Shared power means a certain amount of trust and respect. I feel that I have always respected my students but I did not get that mutual respect. Developing a shared power with my students has always been a challenge for me in my classroom. Have you thought about journal writing and then volunteer sharing everyday? Free write or topic? I have been hypothesizing about that because I feel I need to let my students process their own thoughts for knowledge first….then the curriculum.

    • @Stacy – What do you mean? I do worksheets all day at work. Don’t you? I’m working on a dot-to-dot right now! 🙂

  3. t is evident to me that because I am interested in classroom culture, I cannot stop reading about classroom culture. I become obsessed with reading, writing, listening, and speaking about the relationship between teacher and students. I want my students to have that passion for my students in their learning.

    In theory students should have an almost obsession about what is being learned. How do you get that? Throw out the curriculum? Standardized test?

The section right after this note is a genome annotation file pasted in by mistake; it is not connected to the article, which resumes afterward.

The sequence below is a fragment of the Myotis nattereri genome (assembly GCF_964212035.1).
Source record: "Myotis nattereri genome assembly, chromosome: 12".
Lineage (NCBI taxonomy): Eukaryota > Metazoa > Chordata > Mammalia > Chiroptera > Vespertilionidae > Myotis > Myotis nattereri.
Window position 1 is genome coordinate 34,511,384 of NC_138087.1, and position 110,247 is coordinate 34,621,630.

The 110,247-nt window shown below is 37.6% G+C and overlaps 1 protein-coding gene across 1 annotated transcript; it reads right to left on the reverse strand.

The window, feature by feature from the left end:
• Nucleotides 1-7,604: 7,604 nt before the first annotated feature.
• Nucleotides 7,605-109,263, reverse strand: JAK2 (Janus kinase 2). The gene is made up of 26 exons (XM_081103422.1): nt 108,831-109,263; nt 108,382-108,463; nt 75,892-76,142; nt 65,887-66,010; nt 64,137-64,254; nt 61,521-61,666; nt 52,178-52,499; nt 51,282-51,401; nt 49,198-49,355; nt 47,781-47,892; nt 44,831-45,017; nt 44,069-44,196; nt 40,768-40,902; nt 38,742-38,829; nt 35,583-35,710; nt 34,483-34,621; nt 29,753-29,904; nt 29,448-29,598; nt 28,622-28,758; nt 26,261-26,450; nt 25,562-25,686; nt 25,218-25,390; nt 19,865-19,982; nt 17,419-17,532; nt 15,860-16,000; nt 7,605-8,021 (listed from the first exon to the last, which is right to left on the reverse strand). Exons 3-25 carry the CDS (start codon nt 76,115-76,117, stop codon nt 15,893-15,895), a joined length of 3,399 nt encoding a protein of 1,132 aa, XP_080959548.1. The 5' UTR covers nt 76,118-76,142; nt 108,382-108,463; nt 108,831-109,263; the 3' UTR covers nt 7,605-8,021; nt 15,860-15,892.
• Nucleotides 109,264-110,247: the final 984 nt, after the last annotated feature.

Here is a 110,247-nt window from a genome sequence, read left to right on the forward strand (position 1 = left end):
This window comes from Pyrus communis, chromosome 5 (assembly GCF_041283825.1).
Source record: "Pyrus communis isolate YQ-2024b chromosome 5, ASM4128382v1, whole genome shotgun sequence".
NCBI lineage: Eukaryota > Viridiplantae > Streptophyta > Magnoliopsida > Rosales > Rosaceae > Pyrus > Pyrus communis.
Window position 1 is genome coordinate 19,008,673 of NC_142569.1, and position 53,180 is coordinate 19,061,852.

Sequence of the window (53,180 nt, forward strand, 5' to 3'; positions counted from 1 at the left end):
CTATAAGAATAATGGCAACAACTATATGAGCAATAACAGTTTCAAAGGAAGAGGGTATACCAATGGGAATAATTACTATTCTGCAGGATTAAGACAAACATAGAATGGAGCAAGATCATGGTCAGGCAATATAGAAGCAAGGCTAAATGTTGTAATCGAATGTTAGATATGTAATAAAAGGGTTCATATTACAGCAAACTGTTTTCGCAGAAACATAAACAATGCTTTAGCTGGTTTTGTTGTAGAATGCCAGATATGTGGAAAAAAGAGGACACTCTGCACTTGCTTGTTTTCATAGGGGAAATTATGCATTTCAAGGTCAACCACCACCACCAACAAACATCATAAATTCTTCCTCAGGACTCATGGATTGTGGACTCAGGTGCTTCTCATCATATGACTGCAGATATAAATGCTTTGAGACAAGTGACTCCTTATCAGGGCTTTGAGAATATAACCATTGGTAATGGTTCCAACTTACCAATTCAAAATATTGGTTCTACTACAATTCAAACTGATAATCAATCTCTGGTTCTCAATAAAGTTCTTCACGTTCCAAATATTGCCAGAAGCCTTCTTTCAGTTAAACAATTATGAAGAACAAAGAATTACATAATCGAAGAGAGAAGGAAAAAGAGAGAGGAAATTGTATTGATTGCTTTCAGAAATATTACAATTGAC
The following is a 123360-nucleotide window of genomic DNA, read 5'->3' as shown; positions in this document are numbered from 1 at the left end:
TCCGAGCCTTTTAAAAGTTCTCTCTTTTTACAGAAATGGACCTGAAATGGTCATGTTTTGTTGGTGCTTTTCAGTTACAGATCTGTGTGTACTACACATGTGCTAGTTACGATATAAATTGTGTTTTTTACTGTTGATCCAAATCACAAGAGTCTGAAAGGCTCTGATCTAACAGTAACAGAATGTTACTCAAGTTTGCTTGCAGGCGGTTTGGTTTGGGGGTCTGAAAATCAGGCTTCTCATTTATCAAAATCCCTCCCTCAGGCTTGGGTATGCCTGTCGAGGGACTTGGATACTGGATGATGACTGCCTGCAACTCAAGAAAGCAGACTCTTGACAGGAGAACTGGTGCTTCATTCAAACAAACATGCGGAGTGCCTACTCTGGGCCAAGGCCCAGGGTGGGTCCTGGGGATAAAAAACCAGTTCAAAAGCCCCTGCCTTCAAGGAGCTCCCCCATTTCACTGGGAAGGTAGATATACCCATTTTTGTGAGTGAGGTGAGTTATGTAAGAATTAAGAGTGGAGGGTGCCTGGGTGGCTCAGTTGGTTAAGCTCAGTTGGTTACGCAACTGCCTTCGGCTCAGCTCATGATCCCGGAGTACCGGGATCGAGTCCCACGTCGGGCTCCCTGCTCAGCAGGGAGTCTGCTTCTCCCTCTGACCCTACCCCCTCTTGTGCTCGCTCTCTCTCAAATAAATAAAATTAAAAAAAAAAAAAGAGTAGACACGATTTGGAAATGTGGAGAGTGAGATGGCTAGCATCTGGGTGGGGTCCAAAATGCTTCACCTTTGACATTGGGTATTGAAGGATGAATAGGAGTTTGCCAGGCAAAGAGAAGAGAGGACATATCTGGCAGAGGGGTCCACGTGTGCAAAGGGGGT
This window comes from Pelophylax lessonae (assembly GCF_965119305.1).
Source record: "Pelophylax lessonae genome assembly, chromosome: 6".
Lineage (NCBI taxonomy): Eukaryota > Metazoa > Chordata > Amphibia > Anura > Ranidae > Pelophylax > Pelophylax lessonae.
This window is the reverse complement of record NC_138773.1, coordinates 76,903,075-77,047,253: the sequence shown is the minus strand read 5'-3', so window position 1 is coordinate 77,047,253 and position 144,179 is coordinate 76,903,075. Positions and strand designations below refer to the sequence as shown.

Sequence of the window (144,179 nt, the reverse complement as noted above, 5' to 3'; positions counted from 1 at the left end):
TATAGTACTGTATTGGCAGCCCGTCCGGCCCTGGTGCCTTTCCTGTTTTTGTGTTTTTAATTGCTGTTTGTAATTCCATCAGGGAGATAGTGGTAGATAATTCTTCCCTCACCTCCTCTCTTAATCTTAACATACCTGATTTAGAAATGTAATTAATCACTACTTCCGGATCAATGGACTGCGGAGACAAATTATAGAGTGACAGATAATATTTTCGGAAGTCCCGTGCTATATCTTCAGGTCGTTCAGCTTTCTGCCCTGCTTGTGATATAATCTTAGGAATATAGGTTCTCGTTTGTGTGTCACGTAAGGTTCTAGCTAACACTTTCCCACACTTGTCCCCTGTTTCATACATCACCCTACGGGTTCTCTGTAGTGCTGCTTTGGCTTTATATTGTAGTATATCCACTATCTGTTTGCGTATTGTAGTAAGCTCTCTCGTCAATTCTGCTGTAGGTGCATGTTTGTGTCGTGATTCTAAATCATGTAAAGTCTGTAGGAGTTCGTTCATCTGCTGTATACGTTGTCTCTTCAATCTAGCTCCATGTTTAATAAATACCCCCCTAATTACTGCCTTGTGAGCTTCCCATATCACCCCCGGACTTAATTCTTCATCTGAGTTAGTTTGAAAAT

We want our students to become innovative, creative, critical thinkers, but yet we (as a society) standardize their formal education. Standardized knowledge is not what I want for my students. They can google that!

    Passion is needed for deep, transferable, engaging learning. Getting my students to share their passions is another challenge because the school culture does not accept their passions or even the student’s identity sometimes. A culture of shared power is needed to develop a mutual trust. What activities allow that to happen in a classroom?

    Shared power means a certain amount of trust and respect. I feel that I have always respected my students but I did not get that mutual respect. Developing a shared power with my students has always been a challenge for me in my classroom. Have you thought about journal writing and then volunteer sharing everyday? Free write or topic? I have been hypothesizing about that because I feel I need to let my students process their own thoughts for knowledge first….then the curriculum.